Many peculiarities to this conflict reveal more about Libya than about the general pattern of small wars. One is the lack of rancor displayed by the revolutionaries to their enemy. Time and again, they say, “We are all Libyans” and they much prefer taking surrenders to meting out death on the battlefield. Attitudes are harsher toward the Qaddafi “volunteers,” such as a group of obviously black African men in civilian clothes I saw being taken away in a pickup truck after being captured in Sabratha.

According to Mr. Senussi, these men were sent to jail in Zintan, a bigger town near Jadu. I have not heard even whispers of killings of such prisoners; although, as un-uniformed fighters, they are not protected by the Western law of war, they are protected by Islamic law, which forbids the mistreatment of the enemy once he has surrendered.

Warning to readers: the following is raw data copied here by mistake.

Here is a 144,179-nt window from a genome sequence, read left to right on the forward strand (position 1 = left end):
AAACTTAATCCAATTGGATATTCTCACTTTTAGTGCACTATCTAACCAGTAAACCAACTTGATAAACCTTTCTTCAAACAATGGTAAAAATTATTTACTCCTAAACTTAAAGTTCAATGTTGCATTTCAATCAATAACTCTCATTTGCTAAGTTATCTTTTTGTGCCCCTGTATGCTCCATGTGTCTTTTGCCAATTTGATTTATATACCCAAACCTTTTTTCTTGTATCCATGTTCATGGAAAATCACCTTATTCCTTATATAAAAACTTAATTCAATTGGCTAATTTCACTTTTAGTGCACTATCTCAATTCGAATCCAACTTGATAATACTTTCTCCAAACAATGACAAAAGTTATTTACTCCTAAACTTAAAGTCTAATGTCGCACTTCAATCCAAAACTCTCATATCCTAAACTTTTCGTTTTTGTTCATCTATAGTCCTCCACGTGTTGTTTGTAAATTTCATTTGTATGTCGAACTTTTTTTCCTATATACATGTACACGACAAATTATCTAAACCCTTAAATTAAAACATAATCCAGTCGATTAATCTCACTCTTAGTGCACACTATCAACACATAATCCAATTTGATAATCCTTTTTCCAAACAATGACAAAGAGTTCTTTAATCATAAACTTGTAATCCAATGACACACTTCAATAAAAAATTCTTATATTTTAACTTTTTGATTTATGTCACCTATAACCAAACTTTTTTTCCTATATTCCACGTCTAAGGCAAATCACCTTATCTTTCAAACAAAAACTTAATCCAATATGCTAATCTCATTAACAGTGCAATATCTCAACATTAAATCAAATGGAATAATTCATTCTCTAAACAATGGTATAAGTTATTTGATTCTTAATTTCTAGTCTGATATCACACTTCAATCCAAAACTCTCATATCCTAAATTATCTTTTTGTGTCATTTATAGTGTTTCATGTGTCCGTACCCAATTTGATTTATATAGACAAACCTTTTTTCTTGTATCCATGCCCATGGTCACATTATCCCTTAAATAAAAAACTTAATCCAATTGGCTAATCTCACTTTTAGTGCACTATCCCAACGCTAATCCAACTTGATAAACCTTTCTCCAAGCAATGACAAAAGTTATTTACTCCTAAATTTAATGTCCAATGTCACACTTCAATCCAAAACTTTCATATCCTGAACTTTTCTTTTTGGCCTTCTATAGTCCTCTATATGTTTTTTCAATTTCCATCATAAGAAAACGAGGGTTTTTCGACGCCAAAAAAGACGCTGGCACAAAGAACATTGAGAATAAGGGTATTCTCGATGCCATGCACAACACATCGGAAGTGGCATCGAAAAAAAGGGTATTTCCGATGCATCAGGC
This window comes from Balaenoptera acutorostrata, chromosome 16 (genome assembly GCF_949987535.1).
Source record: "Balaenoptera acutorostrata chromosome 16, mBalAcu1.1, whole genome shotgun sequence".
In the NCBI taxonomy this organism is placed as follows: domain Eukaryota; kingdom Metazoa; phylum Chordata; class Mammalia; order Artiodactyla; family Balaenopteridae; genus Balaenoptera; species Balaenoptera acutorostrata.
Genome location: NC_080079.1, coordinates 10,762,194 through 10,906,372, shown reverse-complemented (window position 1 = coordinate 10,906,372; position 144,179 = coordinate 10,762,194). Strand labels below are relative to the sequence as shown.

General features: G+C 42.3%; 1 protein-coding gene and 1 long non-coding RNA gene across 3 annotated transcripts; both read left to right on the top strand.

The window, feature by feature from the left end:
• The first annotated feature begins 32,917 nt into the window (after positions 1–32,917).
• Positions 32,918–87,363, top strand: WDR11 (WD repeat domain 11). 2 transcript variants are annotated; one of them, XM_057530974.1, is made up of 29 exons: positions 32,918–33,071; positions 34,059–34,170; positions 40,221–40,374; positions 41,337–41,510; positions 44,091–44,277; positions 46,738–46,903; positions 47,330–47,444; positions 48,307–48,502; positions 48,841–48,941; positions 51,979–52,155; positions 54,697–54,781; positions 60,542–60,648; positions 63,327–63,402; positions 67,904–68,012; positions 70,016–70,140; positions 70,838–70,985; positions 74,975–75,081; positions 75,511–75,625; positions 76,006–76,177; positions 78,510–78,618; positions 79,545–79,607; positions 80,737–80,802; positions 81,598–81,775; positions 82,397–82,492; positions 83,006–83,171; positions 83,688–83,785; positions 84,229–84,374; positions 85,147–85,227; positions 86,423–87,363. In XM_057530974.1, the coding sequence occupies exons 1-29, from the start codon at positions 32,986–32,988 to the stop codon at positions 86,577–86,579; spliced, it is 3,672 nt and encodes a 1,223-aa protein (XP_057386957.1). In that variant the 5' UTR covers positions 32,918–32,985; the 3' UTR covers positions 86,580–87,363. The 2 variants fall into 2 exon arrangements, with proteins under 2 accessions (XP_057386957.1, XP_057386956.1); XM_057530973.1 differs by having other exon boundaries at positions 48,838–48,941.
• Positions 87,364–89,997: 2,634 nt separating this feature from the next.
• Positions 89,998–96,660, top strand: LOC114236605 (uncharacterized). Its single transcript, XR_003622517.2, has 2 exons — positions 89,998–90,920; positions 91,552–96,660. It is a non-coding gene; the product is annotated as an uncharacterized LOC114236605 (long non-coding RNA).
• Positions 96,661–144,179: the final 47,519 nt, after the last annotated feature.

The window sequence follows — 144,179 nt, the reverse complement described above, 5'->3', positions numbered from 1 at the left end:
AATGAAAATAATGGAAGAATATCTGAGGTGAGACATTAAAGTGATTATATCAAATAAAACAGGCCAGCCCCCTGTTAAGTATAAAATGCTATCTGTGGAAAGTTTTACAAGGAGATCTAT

The Libyan revolutionary fighters also have an unusual approach to protecting themselves. At the outbreak of fighting in mid-February, none of the revolutionaries had body armor or helmets; they only acquired weapons when they took them from Qaddafi’s arsenals or troops. By this point in the conflict, most of the brigades have at least some body armor and helmets, but many of the fighters won’t wear it. I didn’t see one helmet worn in the battle for Sabratha, neither by the Zwara brigade I was with nor by the Sabratha brigade who drove by us. “They think that helmets make them look like old men,” explains Dr. Tarik Alatoshi , a 43-year-old scientist who has the unofficial role of mediating between the youth and the officers in the Zwara brigade. And they don’t want to wear body armor either, because they think that wearing it makes it seem that they are afraid of dying. I saw perhaps a dozen fighters with body armor, out of more than a hundred.